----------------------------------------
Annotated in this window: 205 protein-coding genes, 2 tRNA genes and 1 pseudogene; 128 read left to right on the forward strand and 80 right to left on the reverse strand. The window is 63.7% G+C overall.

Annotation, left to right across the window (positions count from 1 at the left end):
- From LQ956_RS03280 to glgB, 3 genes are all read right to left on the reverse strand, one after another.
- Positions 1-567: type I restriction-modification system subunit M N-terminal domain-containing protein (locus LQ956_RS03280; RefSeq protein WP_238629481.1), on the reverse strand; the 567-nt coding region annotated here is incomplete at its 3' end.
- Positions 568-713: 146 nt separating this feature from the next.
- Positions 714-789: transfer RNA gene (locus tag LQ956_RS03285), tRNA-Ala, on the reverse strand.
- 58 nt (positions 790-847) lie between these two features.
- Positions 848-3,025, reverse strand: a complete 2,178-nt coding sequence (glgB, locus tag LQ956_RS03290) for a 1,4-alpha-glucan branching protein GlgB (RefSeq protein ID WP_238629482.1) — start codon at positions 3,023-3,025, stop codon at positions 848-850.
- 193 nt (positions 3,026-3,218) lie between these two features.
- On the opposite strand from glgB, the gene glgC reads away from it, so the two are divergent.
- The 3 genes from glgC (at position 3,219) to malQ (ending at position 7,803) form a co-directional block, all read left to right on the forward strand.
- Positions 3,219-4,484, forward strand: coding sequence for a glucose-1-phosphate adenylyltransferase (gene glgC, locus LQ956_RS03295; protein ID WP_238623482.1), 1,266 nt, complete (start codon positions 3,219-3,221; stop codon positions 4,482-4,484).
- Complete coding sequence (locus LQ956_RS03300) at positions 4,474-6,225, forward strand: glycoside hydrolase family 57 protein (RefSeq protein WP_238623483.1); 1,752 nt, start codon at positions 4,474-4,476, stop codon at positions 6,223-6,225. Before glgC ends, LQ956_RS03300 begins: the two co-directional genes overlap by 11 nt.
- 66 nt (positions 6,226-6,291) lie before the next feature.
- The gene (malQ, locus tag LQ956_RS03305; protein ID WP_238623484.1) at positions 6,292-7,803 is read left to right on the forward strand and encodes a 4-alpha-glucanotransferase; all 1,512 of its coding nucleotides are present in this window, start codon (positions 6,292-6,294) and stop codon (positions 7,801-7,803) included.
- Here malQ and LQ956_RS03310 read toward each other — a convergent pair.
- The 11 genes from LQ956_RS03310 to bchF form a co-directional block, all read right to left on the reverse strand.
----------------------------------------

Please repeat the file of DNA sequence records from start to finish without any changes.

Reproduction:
Annotated in this window: 205 protein-coding genes, 2 tRNA genes and 1 pseudogene; 128 read left to right on the forward strand and 80 right to left on the reverse strand. The window is 63.7% G+C overall.

Annotation, left to right across the window (positions count from 1 at the left end):
- From LQ956_RS03280 to glgB, 3 genes are all read right to left on the reverse strand, one after another.
- Positions 1-567: type I restriction-modification system subunit M N-terminal domain-containing protein (locus LQ956_RS03280; RefSeq protein WP_238629481.1), on the reverse strand; the 567-nt coding region annotated here is incomplete at its 3' end.
- Positions 568-713: 146 nt separating this feature from the next.
- Positions 714-789: transfer RNA gene (locus tag LQ956_RS03285), tRNA-Ala, on the reverse strand.
- 58 nt (positions 790-847) lie between these two features.
- Positions 848-3,025, reverse strand: a complete 2,178-nt coding sequence (glgB, locus tag LQ956_RS03290) for a 1,4-alpha-glucan branching protein GlgB (RefSeq protein ID WP_238629482.1) — start codon at positions 3,023-3,025, stop codon at positions 848-850.
- 193 nt (positions 3,026-3,218) lie between these two features.
- On the opposite strand from glgB, the gene glgC reads away from it, so the two are divergent.
- The 3 genes from glgC (at position 3,219) to malQ (ending at position 7,803) form a co-directional block, all read left to right on the forward strand.
- Positions 3,219-4,484, forward strand: coding sequence for a glucose-1-phosphate adenylyltransferase (gene glgC, locus LQ956_RS03295; protein ID WP_238623482.1), 1,266 nt, complete (start codon positions 3,219-3,221; stop codon positions 4,482-4,484).
- Complete coding sequence (locus LQ956_RS03300) at positions 4,474-6,225, forward strand: glycoside hydrolase family 57 protein (RefSeq protein WP_238623483.1); 1,752 nt, start codon at positions 4,474-4,476, stop codon at positions 6,223-6,225. Before glgC ends, LQ956_RS03300 begins: the two co-directional genes overlap by 11 nt.
- 66 nt (positions 6,226-6,291) lie before the next feature.
- The gene (malQ, locus tag LQ956_RS03305; protein ID WP_238623484.1) at positions 6,292-7,803 is read left to right on the forward strand and encodes a 4-alpha-glucanotransferase; all 1,512 of its coding nucleotides are present in this window, start codon (positions 6,292-6,294) and stop codon (positions 7,801-7,803) included.
- Here malQ and LQ956_RS03310 read toward each other — a convergent pair.
- The 11 genes from LQ956_RS03310 to bchF form a co-directional block, all read right to left on the reverse strand.